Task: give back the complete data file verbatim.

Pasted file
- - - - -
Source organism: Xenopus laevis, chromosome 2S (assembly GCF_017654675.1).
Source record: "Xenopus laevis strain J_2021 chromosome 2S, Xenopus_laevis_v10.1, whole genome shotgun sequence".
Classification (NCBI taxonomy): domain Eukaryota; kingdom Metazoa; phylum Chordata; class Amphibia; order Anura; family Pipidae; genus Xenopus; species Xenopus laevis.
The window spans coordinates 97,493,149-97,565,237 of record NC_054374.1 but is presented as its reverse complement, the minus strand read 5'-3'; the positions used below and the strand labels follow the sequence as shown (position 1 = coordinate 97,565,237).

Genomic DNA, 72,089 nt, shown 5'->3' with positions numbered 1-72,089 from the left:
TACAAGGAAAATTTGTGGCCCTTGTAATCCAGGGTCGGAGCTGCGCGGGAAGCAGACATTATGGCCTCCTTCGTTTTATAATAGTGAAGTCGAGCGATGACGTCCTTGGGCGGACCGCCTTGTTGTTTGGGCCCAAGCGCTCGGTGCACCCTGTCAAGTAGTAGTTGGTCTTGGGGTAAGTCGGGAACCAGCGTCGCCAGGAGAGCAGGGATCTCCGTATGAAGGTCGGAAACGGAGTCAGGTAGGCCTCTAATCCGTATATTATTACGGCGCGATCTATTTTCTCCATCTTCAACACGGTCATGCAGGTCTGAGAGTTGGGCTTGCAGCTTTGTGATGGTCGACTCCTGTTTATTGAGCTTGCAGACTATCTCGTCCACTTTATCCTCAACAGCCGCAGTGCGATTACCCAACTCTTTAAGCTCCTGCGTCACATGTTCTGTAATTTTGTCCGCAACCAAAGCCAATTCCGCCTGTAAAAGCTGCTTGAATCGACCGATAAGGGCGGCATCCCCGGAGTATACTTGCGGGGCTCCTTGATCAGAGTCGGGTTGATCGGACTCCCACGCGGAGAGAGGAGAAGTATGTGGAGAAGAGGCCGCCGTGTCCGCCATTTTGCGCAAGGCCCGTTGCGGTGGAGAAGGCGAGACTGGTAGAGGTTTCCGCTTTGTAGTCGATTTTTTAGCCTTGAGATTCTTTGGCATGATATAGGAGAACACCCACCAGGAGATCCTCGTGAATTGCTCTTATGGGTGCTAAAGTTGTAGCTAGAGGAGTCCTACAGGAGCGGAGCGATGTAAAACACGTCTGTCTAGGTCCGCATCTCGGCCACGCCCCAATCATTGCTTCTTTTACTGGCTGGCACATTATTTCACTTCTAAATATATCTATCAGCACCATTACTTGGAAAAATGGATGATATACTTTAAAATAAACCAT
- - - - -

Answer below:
Source organism: Xenopus laevis, chromosome 2S (assembly GCF_017654675.1).
Source record: "Xenopus laevis strain J_2021 chromosome 2S, Xenopus_laevis_v10.1, whole genome shotgun sequence".
Classification (NCBI taxonomy): domain Eukaryota; kingdom Metazoa; phylum Chordata; class Amphibia; order Anura; family Pipidae; genus Xenopus; species Xenopus laevis.
The window spans coordinates 97,493,149-97,565,237 of record NC_054374.1 but is presented as its reverse complement, the minus strand read 5'-3'; the positions used below and the strand labels follow the sequence as shown (position 1 = coordinate 97,565,237).

Genomic DNA, 72,089 nt, shown 5'->3' with positions numbered 1-72,089 from the left:
TACAAGGAAAATTTGTGGCCCTTGTAATCCAGGGTCGGAGCTGCGCGGGAAGCAGACATTATGGCCTCCTTCGTTTTATAATAGTGAAGTCGAGCGATGACGTCCTTGGGCGGACCGCCTTGTTGTTTGGGCCCAAGCGCTCGGTGCACCCTGTCAAGTAGTAGTTGGTCTTGGGGTAAGTCGGGAACCAGCGTCGCCAGGAGAGCAGGGATCTCCGTATGAAGGTCGGAAACGGAGTCAGGTAGGCCTCTAATCCGTATATTATTACGGCGCGATCTATTTTCTCCATCTTCAACACGGTCATGCAGGTCTGAGAGTTGGGCTTGCAGCTTTGTGATGGTCGACTCCTGTTTATTGAGCTTGCAGACTATCTCGTCCACTTTATCCTCAACAGCCGCAGTGCGATTACCCAACTCTTTAAGCTCCTGCGTCACATGTTCTGTAATTTTGTCCGCAACCAAAGCCAATTCCGCCTGTAAAAGCTGCTTGAATCGACCGATAAGGGCGGCATCCCCGGAGTATACTTGCGGGGCTCCTTGATCAGAGTCGGGTTGATCGGACTCCCACGCGGAGAGAGGAGAAGTATGTGGAGAAGAGGCCGCCGTGTCCGCCATTTTGCGCAAGGCCCGTTGCGGTGGAGAAGGCGAGACTGGTAGAGGTTTCCGCTTTGTAGTCGATTTTTTAGCCTTGAGATTCTTTGGCATGATATAGGAGAACACCCACCAGGAGATCCTCGTGAATTGCTCTTATGGGTGCTAAAGTTGTAGCTAGAGGAGTCCTACAGGAGCGGAGCGATGTAAAACACGTCTGTCTAGGTCCGCATCTCGGCCACGCCCCAATCATTGCTTCTTTTACTGGCTGGCACATTATTTCACTTCTAAATATATCTATCAGCACCATTACTTGGAAAAATGGATGATATACTTTAAAATAAACCAT